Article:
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bclieves that all human wisdom was embodied in the Westminster assembly of divines ; or whether he thinks that the ministry exists only in three orders. All these will be comparative trifles. The grand matter is, that the lost and guilty soul is justified by the blood of the “everlasting covenant;" and this settles everything that is truly valuable in his view in regard to the salvation of the soul. Such a system, it is clear, must be essentially liberal. It cannot be a system which will be primarily concerned in “ questions and strifes of words” about the externals of religion. It will recognise in every man, who has ever felt the efficacy of the blood of Christ, a Christian brother. It will regard all men by nature as essentially on the same level in reference to salvation. There will be, in the matter of religion, no favoured class, no holy order ; none by nature nearer heaven than others, and none who shall have a right to prescribe to others what they are to believe or to do. One point, one grand doctrine distinguishes them,—no matter of what sect, or country, or complexion they may be,—that they are redeemed by the blood of the same Saviour. They are of the same family. They have the same rights in the kingdom of grace. No one has a right, in virtue of blood, or name, or connexion with outward forms of religion, to claim a superior nearness to heaven; nor, if the soul is justified by the blood of Jesus, has any believer the right or the disposition to withhold the name of Christian, or to say that a soul thus justified is left to “ the uncovenanted mercies of God."

The doctrine which has been considered constitutes the peculiarity of the Protestant religion. Protestantism began in the restoration of the doctrine of justification by faith. This, more than anything else, distinguishes the system. All there is of Protestantism that is of value, is in this doctrine; and all that we have of liberality in religion, and freedom from persecution, and purity of doctrine, is to be traced to this.

The whole discussion on the doctrine of justification may be closed by a personal appeal. There are but two ways conceivable in which you can be saved. One is, on the ground of your own righteousness; the other is, on the ground of the righteousness of the Lord Jesus. There is no middle way. The grand question, then, and one in which every individual has the deepest interest, is, What is the ground of your reliance ? On which of these do you depend, when you think of being admitted to hearen ? If you rely on the former,—on your own righteousness,—it must be either because you can disprove the facts which are charged on you as sin ; or because, if the facts are undeniable,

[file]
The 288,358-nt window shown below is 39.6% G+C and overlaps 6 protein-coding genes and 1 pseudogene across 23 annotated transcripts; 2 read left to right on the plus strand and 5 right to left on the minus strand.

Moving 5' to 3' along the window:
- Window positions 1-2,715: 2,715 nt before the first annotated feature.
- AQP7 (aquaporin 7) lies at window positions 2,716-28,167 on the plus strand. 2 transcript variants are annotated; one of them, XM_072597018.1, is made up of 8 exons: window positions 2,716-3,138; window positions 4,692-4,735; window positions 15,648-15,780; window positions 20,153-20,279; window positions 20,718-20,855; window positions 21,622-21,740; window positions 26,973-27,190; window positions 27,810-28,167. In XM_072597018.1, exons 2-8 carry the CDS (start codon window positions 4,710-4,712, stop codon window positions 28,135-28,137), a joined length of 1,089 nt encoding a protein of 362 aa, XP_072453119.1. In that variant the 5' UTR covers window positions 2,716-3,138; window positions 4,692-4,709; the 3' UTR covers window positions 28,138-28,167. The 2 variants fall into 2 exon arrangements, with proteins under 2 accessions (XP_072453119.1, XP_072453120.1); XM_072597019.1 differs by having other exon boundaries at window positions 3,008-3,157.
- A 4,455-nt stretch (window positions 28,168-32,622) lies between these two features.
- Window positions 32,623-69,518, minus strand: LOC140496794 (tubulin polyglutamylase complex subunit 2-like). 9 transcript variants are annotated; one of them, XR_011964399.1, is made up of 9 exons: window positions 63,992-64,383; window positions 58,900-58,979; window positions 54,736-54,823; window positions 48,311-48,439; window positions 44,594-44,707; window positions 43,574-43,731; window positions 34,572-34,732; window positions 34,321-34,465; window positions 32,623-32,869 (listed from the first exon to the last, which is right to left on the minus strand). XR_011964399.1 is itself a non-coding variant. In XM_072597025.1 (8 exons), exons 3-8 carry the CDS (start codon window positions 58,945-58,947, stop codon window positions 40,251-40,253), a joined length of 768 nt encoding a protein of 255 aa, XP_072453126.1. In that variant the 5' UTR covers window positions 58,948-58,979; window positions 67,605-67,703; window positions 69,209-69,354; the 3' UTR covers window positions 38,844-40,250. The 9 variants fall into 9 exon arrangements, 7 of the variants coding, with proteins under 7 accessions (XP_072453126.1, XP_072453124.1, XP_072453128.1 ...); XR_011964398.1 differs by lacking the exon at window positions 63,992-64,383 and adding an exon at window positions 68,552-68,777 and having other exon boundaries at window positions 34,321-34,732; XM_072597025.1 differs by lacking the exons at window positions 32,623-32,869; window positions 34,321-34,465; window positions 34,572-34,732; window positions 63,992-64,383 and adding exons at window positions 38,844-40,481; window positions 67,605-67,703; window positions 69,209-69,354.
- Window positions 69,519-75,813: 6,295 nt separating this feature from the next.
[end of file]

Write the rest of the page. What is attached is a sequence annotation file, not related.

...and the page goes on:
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you will be able to vindicate your conduct before the bar of the Almighty. Here, then, it may be solemnly asked, whether you are willing to rest your soul's interests on such a foundation ? Are you prepared to abide the issue of such a trial ?' Can you calmly look forward to such an investigation of your life before God's bar, and feel secure when you think how tremendous the interests of the soul that are at stake? Are you prepared to go up to meet your Maker with the feeling that your only hope there is self-vindication ? I AM NOT. I turn to the other system which I have endeavoured to set before you. I look away from all that I have done, the miserable rags of my own righteousness,—to the white robe of salvation wrought out by my great Redeemer, and seek to wrap that robe around my guilty soul; and I feel that, if justified by faith in his blood, I shall be safe.

A guilty, weak, and helpless worm,

On Thy kind arms I fall;'
Be Thou my strength and righteousness,

My Saviour and my all.


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